Belfast Telegraph

Sunday 13 July 2014

Team NI deserves to be treated better than this

Chris Bartley, Richard Chambers, Rob Williams and Peter Chambers of Great Britain celebrate with their silver medals during the medal ceremony for the Lightweight Men's Four final on Day 6 of the London 2012 Olympic Games

Should the United Kingdom of Great Britain and Northern Ireland be condensed into "Team GB" for the Olympic Games?

The title "Team GB" is at odds with the message from the Prime Minister David Cameron and from Lord Coe and the organisers of the London 2012. They encouraged everyone to play a role. Northern Ireland most certainly did.

When Mr Cameron visited the Bann Rowing Club in Coleraine, which provided two silver medals and one bronze medal for Team GB, he emphasised the inclusiveness of London 2012.

He paid tribute to those Northern Ireland companies whose expertise was called upon to help stage the Games. Also, the route of the Olympic torch and the opening and closing ceremonies rightly recognised the width and breadth of the UK's participation.

London 2012 united the United Kingdom as rarely any sporting event has ever done before. It is time therefore that the British Olympic Association reviewed the marketing tag "Team GB" even though the use of the full nomenclature - Great Britain and Northern Ireland - is a mouthful for commentators and cumbersome on competitors' vests.

Team Ireland included 13 competitors from Northern Ireland. Team GB had seven. They didn't come from no man's land, yet they might be forgiven for feeling that way as their birthplace seemed to be wiped off the map during the Olympics. How embarrassing to feel so excluded.

I doubt if another of the 200 countries in the Olympics would choose to treat a section of its territory in this way. The British Olympic Association should think again and call its team for the next games in Brazil, what it really is - Team United Kingdom.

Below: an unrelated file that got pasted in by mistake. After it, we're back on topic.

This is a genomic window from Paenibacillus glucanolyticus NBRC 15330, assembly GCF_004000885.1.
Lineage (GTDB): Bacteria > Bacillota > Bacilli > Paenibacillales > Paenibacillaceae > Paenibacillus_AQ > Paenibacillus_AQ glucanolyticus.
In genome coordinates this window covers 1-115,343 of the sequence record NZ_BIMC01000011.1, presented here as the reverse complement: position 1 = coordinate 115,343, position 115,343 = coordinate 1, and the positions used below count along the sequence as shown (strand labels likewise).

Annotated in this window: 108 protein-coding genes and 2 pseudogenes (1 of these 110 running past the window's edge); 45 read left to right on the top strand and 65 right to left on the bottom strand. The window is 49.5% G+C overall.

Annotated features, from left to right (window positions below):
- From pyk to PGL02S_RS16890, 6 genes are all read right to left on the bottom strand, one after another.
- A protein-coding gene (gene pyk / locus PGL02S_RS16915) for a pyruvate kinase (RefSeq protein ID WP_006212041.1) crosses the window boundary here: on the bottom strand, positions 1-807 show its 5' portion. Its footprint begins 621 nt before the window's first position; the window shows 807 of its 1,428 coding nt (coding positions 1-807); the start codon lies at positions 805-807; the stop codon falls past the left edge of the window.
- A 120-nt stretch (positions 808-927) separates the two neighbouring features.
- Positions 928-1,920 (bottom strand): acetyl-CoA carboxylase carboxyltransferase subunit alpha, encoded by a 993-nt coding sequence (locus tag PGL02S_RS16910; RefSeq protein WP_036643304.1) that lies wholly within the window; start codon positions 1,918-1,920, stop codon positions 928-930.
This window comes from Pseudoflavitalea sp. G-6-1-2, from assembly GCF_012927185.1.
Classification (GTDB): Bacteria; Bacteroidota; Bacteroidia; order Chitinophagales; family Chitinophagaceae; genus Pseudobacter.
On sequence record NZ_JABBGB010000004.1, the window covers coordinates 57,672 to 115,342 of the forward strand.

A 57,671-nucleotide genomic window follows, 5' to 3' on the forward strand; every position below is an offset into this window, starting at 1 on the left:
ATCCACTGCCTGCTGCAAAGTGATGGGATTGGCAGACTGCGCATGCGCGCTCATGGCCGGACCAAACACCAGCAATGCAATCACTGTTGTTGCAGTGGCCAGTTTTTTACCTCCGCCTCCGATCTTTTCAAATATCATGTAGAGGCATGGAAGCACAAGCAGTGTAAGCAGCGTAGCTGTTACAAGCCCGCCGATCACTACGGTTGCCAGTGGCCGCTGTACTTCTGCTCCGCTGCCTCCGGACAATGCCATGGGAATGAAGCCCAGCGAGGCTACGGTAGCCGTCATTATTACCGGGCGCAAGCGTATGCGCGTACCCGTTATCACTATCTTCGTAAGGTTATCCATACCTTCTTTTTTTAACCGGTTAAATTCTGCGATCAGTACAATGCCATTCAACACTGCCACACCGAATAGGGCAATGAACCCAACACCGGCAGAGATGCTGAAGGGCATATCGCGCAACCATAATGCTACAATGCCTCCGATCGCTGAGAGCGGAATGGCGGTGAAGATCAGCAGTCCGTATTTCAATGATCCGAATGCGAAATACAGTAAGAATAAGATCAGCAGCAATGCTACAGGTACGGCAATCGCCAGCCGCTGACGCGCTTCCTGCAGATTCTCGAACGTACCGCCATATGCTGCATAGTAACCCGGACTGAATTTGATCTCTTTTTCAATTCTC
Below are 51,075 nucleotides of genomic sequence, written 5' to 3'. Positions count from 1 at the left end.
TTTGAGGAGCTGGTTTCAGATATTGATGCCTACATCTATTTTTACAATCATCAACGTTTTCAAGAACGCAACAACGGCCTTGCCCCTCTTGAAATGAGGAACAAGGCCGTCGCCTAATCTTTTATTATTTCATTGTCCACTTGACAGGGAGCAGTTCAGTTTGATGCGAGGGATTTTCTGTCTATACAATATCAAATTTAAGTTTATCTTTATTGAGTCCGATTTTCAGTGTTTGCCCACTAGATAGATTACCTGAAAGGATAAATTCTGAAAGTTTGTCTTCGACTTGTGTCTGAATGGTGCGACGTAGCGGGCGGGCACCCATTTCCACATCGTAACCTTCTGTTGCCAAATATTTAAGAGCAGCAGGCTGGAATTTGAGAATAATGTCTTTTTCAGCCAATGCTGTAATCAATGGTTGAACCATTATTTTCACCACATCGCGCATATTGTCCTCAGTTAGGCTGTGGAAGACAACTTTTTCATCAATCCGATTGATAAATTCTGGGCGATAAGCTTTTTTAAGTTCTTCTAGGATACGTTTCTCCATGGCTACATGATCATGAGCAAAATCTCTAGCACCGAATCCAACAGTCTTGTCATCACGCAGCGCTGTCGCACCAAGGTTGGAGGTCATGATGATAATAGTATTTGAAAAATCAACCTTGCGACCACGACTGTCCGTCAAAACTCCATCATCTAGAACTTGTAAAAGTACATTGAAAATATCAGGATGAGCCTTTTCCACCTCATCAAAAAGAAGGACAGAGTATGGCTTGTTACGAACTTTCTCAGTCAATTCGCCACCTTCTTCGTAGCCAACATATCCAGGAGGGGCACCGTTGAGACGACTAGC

That said, I was privileged to be at the Games. Not since the World Cup in 1966 has Britain enjoyed such a patriotic revival. London had an aura of friendliness. The people walked the streets with a smile on their faces.

The Olympics have lifted the spirits of people on both sides of the Irish Sea. Dismal summer be damned, dire economy be damned, London 2012 was an exhilarating experience for everyone. Britain's doom-laden media saw obstacles around every corner, but in the end there weren't any.

Gone at least for a fortnight was the impersonal, unwelcoming often impolite London we all know. The rat-race capital of the western world developed a softer face. The 70,000 volunteers who manned the streets and parks in central London and around the various venues for the Olympics behaved as if customer care really mattered to them.

My own abiding memory of the Olympics is of standing on The Mall within sight of Buckingham Palace, watching the 107 marathon finishers in the women's event cross the finishing line in front of me, their sinewy bodies exhausted and collapsing after 26 miles of running through the streets of London.

Nothing epitomises the courage and endeavour of Olympic athletes like the marathon. The spectators were rain-soaked but that didn't matter. They cheered every athlete from far-flung corners of the world. The Olympic ideal - the honour is not in winning but in taking part - was never better illustrated.

Why could it not be like that all the time, I kept thinking. Maybe it will be in future, because London would be a better place if the Olympic atmosphere prevailed.

The one imponderable, the one great fear, was that some terrorist group might do to London what happened in Munich in 1972 when 11 members of the Israeli team were murdered.

That nothing untoward happened was down to a massively expensive security operation. It is a sad reflection on the world today that such a peaceful all-embracing global event required so much protection. In London 2012, we have seen the world of sport at its magnificent best. Another generation should be encouraged to do even better.

Whether it was Bradley Wiggins on his bicycle, Katie Taylor in a boxing ring, or our medallists from the Bann Rowing Club, all of them should inspire the public at large to take more exercise, to be healthier and, as a consequence, to reduce the burden on the National Health Service. Unfortunately, one of the first budgets to be cut in an economic crisis is that for sports facilities in schools.

Perhaps one lasting legacy of London 2012 will be a change in priorities and more of a recognition that sport really matters.

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